ONSITE OR OFFSITE
By Paul Smith, owner and CEO of Smith Sawmill Service, LLC
with locations in Texas, Louisiana, and North Carolina.
It's been said that having a sawmill without a filing room is like having a grocery store without a meat market. I would certainly not argue such a statement, but, I will say, both have advantages and disadvantages.
The most common issue on either side of the argument centers around the saw filers or other personnel. While a sawmill needs to staff a filing room with full-time, experienced saw filers, the offsite repair center can be operated with personnel trained in and responsible for one specific area or job. The majority of sawmills expect full-time circular saw filers who can and will do everything to a circular saw, from cleaning to placing the ready-to-run saw in the saw box. This includes inspection, replacing tips, leveling/tensioning, proper grinding and, of course, upkeep on filing room equipment. In contrast, offsite repair facilities have departments manned with personnel trained or only perfect one of these jobs at a time, allowing saws to move through the different departments much like an assembly line. The offsite shop may only require one trained filer who can oversee skill-specific employees in each department to make sure the finished saw is within specs and ready to run when received by the mill.
Some sawmills and repair centers today are equipped with CNC machine centers. This technology can help personnel do their job accurately while meeting the volume of repair needed to maintain the sawmill. However, these machines still need experienced saw filers to make sure they are maintained and checked for accuracy. Just as spell-check may allow a word to be correctly spelled, but incorrectly used for a sentence, a CNC machine may grind a saw as programmed, but still not be the correct specification if the wrong person is chosen or the specifications need tweaking. A machine will also not indicate when it is out of tolerance because of mechanics or other programming issues. In my opinion, the saws that meet the requirements of most sawmills today are not attainable without an experienced saw filer's attention.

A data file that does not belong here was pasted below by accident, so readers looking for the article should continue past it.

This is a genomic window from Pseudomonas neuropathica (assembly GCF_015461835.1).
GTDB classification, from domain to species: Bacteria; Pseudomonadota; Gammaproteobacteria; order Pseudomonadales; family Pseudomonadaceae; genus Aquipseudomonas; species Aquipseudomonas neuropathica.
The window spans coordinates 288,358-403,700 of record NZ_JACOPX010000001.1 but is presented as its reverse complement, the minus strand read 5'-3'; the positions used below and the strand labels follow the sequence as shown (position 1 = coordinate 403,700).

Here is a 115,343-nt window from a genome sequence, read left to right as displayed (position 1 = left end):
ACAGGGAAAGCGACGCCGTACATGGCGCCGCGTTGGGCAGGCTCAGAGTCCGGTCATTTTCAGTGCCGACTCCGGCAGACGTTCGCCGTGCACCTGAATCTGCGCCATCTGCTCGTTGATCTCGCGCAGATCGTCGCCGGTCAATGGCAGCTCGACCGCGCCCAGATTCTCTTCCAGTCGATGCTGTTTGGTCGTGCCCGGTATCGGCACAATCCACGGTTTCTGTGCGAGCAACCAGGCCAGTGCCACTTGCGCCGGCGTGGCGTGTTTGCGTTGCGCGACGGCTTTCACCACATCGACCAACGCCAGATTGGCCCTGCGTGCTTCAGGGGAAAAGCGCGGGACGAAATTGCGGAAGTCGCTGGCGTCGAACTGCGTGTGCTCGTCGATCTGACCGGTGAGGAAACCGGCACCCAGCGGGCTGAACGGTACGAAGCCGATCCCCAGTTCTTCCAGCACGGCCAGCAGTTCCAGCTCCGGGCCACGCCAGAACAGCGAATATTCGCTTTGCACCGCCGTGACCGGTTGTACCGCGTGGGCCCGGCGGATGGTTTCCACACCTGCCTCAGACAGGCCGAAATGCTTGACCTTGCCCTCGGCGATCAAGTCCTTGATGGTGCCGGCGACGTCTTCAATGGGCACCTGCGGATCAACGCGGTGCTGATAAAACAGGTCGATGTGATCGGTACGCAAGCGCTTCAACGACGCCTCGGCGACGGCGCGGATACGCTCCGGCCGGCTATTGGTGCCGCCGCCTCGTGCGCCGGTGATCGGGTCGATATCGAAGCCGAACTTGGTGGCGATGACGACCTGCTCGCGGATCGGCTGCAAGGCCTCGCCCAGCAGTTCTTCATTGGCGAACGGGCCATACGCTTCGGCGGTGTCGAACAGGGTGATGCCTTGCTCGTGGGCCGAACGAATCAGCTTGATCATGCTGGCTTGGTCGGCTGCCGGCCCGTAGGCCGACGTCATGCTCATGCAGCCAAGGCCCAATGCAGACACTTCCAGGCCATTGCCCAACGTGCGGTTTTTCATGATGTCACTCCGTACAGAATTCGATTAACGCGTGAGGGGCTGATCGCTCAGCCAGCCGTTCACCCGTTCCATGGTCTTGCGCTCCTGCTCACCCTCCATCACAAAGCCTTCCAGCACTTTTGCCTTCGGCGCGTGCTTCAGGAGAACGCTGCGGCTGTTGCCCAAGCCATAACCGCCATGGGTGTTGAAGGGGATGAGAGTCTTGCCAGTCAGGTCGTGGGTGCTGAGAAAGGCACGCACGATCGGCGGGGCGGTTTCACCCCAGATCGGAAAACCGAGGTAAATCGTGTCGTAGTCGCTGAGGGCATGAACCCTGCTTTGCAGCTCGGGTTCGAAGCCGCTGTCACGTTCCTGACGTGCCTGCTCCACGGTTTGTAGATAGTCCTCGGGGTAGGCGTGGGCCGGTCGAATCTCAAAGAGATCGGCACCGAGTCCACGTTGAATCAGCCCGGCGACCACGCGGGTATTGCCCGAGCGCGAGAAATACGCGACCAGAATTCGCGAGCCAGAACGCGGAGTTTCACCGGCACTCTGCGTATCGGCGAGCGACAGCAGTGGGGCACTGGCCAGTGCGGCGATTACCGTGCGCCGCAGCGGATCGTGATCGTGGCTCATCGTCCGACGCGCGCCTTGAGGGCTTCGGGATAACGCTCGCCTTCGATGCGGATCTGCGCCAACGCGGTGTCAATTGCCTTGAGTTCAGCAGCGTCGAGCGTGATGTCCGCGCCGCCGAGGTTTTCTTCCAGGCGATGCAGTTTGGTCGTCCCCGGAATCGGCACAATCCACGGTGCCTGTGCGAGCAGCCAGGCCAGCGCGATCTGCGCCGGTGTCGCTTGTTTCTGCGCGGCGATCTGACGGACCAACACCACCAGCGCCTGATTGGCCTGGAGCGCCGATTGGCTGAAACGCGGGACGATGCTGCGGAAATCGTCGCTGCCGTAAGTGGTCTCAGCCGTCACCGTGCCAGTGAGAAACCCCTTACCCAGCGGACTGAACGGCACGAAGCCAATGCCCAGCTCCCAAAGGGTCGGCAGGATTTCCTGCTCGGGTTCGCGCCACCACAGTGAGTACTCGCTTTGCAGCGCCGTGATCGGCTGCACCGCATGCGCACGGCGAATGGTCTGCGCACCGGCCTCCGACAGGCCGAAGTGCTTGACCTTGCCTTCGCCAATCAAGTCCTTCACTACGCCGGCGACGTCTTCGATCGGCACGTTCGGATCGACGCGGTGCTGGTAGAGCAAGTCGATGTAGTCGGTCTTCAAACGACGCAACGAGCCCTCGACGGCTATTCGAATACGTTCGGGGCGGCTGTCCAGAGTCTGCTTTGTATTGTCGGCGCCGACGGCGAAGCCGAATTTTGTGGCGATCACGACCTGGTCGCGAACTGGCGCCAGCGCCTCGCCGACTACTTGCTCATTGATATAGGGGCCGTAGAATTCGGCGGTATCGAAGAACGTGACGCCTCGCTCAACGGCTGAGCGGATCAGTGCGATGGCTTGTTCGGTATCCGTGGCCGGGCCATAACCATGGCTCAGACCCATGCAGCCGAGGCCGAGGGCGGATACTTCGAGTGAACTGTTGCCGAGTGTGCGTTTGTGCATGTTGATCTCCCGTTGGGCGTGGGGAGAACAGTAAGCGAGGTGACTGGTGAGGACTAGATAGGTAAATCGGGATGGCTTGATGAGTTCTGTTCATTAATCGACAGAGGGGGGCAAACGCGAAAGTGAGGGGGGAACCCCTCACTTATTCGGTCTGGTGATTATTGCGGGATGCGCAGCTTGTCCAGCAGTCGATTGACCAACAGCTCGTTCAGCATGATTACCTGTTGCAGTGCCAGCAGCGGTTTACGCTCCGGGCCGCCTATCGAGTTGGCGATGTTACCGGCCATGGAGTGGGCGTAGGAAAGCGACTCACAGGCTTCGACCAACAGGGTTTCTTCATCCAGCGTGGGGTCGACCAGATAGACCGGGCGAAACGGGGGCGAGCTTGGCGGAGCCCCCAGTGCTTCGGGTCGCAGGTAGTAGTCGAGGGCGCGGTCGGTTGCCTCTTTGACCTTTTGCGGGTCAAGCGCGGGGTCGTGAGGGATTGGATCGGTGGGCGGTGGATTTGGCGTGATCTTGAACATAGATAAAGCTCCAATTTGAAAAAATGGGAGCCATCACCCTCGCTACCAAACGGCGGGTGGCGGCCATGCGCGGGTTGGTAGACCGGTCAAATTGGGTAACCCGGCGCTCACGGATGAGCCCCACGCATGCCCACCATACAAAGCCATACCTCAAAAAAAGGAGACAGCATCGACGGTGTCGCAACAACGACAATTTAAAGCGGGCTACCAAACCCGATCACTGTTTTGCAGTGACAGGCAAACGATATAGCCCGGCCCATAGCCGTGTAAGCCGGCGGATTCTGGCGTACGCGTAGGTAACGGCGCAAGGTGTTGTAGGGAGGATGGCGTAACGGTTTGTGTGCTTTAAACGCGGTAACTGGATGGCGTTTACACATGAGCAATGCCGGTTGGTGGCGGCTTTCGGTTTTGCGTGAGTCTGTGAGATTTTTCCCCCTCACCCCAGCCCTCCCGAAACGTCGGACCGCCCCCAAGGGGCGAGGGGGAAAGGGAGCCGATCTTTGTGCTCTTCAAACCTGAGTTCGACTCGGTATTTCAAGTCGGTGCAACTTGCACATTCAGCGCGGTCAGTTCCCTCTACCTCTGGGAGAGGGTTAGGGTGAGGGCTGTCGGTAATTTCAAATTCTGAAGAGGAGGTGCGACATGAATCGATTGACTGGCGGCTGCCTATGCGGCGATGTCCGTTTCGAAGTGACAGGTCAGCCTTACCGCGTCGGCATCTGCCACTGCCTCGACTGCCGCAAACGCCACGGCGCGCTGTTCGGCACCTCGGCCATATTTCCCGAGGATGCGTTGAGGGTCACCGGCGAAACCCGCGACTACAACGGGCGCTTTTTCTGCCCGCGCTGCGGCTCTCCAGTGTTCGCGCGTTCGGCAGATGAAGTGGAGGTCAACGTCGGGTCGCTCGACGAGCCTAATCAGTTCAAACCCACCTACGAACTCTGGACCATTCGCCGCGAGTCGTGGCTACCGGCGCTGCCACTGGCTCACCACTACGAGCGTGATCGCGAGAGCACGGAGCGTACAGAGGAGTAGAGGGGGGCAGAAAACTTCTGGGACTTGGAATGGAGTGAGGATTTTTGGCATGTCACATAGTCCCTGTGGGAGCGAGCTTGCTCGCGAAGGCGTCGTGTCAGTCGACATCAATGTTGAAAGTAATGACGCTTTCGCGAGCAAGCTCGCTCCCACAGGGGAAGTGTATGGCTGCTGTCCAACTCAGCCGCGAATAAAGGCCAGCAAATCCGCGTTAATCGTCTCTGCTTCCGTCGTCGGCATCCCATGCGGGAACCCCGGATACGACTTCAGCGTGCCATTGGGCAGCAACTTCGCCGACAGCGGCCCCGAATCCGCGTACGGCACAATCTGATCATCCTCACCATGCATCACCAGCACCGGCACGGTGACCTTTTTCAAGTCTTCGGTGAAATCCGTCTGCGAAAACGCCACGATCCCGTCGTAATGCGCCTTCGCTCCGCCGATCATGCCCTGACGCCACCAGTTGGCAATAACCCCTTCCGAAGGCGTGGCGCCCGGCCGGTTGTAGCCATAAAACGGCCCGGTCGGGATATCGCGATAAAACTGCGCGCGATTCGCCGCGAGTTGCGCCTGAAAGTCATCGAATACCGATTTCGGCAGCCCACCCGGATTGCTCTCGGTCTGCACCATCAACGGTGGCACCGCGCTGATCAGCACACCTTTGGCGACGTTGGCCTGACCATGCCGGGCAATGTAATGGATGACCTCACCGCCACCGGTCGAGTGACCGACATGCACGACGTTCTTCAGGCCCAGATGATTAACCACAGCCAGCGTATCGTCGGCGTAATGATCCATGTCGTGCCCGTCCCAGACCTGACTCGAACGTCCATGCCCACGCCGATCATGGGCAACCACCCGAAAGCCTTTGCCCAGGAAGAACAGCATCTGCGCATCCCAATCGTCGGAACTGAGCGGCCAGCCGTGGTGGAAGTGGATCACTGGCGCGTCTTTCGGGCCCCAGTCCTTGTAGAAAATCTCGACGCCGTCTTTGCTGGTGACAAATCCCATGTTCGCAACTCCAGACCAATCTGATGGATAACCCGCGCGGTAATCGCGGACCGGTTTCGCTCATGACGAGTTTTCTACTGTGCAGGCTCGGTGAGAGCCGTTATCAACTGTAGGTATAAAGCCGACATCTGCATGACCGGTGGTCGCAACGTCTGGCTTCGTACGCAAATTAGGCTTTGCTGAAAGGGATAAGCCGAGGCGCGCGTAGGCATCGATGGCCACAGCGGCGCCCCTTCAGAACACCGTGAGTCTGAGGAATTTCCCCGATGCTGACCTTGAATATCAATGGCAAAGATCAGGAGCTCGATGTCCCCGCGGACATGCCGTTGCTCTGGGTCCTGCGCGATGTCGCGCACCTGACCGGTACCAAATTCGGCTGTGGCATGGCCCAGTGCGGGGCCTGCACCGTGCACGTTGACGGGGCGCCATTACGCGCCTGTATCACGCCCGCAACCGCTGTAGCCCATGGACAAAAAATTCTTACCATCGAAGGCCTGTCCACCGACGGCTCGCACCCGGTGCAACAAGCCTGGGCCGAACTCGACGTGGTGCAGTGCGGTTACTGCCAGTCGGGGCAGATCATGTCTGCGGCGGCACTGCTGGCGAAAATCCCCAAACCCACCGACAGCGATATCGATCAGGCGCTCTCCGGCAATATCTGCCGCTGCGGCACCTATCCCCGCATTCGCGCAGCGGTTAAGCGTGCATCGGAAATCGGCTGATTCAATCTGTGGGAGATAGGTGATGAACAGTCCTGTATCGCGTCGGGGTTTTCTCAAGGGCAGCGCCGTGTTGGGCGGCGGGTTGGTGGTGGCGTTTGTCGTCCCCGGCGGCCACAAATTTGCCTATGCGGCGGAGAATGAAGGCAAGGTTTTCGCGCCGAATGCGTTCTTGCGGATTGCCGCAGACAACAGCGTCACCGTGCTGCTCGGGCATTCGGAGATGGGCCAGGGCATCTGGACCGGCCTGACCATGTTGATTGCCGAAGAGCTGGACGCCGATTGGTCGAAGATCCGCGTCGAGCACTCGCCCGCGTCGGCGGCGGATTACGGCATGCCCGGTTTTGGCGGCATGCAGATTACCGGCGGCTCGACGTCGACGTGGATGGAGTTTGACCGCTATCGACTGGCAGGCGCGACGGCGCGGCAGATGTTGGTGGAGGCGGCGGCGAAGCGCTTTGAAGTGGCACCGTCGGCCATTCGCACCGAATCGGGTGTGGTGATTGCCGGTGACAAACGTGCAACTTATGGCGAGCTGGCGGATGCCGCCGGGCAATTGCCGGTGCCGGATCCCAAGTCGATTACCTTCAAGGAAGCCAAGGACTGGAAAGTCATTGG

Deciding what would work best for your mill will take careful planning and important decision making. My thoughts: if you have the personnel to run an in-house filing room - people dedicated to maintaining the tools needed, including new machinery, technology and support for your filing room - then, of course, you should have your own filing room. If it seems almost impossible to keep experienced personnel and you are hesitant to invest in upgrading your filing room, then there is a good chance you need to consider sending your saws out for repair.
It is becoming increasingly common to see new high-tech mills leave the circular saw filing to professional saw shops. These mills are concentrated on producing lumber without the expense and headache of having an in-house filing room. An efficient, cost-effective, state-of-the-art filing room will need to be utilized whether it is at your location or offsite. Even with saws being repaired offsite, the mill will need experienced personnel for saw changing, guides and knowledge of alignment and machine operations. Great communication is needed between the mill and the offsite filing room, just as with an in-house filing room. Teamwork is essential for success in either situation.
We have encouraged some of the larger producers with sawmills within driving distance to have a centralized saw shop that takes care of multiple mills. On paper, the set-up is markably efficient, leading to significant cost savings. Utilizing one filing room for three or more mills helps with labor cost since one experienced filer can run the centralized shop rather staffing one head filer for each mill. We do have a couple of large companies that have done this for the last few years and they seem to be pleased with the outcome.
Whether it's an in-house filing room, a shared filing room between multiple mills, or an offsite repair shop, we encourage all mills to be as efficient as possible without hurting saw quality.